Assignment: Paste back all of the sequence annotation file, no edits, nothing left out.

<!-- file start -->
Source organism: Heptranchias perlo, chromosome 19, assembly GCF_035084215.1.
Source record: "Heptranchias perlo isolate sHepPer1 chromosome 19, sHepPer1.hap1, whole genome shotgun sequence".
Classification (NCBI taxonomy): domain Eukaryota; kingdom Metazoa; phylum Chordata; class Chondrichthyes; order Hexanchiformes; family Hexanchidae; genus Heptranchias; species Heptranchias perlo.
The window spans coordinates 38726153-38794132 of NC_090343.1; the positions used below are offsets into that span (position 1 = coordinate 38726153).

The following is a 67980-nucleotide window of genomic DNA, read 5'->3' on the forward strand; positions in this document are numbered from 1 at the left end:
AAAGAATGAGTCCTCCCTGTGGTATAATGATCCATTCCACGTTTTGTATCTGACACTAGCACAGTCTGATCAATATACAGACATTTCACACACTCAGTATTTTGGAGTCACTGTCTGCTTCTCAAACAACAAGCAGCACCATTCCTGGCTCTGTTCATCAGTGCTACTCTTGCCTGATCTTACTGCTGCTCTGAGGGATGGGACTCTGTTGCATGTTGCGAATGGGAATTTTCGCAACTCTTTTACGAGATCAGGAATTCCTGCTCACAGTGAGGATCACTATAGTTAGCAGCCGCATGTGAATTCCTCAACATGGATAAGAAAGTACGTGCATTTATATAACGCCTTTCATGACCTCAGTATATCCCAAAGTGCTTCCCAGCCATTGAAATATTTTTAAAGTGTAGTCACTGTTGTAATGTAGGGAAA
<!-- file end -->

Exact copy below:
Source organism: Heptranchias perlo, chromosome 19, assembly GCF_035084215.1.
Source record: "Heptranchias perlo isolate sHepPer1 chromosome 19, sHepPer1.hap1, whole genome shotgun sequence".
Classification (NCBI taxonomy): domain Eukaryota; kingdom Metazoa; phylum Chordata; class Chondrichthyes; order Hexanchiformes; family Hexanchidae; genus Heptranchias; species Heptranchias perlo.
The window spans coordinates 38726153-38794132 of NC_090343.1; the positions used below are offsets into that span (position 1 = coordinate 38726153).

The following is a 67980-nucleotide window of genomic DNA, read 5'->3' on the forward strand; positions in this document are numbered from 1 at the left end:
AAAGAATGAGTCCTCCCTGTGGTATAATGATCCATTCCACGTTTTGTATCTGACACTAGCACAGTCTGATCAATATACAGACATTTCACACACTCAGTATTTTGGAGTCACTGTCTGCTTCTCAAACAACAAGCAGCACCATTCCTGGCTCTGTTCATCAGTGCTACTCTTGCCTGATCTTACTGCTGCTCTGAGGGATGGGACTCTGTTGCATGTTGCGAATGGGAATTTTCGCAACTCTTTTACGAGATCAGGAATTCCTGCTCACAGTGAGGATCACTATAGTTAGCAGCCGCATGTGAATTCCTCAACATGGATAAGAAAGTACGTGCATTTATATAACGCCTTTCATGACCTCAGTATATCCCAAAGTGCTTCCCAGCCATTGAAATATTTTTAAAGTGTAGTCACTGTTGTAATGTAGGGAAA